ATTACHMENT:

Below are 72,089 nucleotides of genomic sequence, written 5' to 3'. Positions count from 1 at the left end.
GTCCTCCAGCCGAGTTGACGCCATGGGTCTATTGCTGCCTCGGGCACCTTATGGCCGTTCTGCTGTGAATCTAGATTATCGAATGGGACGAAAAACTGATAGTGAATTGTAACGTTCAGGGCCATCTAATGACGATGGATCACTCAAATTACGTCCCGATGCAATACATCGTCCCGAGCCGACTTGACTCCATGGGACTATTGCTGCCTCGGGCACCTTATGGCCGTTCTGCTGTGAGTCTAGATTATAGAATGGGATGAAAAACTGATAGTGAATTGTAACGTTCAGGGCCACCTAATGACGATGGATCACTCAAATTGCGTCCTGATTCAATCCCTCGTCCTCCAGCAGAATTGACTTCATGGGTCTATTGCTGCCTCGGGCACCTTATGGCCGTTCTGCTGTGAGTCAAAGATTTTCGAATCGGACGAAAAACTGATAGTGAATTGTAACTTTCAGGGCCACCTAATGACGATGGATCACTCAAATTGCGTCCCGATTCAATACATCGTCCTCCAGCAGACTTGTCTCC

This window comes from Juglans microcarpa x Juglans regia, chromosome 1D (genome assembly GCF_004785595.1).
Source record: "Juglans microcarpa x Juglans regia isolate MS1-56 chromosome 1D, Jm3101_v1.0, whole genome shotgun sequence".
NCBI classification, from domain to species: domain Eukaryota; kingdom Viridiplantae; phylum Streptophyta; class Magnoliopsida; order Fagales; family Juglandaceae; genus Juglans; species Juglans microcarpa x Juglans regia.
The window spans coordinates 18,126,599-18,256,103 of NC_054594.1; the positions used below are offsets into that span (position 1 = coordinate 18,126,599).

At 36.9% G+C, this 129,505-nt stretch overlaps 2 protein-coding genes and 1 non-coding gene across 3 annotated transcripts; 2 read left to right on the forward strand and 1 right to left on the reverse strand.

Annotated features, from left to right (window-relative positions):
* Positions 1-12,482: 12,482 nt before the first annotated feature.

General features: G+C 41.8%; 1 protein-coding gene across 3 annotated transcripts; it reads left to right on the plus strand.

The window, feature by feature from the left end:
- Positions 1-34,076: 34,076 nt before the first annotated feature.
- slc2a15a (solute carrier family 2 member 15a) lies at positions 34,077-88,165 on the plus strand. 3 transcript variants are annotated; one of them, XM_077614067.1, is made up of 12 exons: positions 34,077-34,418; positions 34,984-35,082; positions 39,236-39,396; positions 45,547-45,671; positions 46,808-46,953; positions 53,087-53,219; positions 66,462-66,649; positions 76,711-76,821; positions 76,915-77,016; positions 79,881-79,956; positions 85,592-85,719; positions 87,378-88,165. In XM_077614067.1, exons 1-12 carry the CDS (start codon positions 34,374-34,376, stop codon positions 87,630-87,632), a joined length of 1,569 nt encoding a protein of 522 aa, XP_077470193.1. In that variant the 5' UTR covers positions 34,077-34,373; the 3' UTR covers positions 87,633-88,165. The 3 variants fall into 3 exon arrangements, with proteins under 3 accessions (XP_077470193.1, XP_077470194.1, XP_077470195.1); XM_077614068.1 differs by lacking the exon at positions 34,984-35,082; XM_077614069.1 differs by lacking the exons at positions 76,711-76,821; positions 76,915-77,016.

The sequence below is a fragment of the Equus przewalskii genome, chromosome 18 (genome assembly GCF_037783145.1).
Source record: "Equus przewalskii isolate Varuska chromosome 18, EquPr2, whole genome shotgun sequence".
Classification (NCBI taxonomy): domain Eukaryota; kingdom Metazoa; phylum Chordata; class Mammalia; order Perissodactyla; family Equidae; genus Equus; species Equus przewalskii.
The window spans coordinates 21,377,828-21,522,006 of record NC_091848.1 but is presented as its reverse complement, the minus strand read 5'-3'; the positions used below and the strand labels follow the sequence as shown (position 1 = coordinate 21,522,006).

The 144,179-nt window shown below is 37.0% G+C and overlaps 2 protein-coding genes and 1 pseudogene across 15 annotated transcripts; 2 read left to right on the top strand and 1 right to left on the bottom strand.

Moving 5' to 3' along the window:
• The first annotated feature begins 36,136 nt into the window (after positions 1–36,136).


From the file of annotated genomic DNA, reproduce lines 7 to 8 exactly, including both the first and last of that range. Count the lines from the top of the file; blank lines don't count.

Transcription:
At 36.9% G+C, this 129,505-nt stretch overlaps 2 protein-coding genes and 1 non-coding gene across 3 annotated transcripts; 2 read left to right on the forward strand and 1 right to left on the reverse strand.

Annotated features, from left to right (window-relative positions):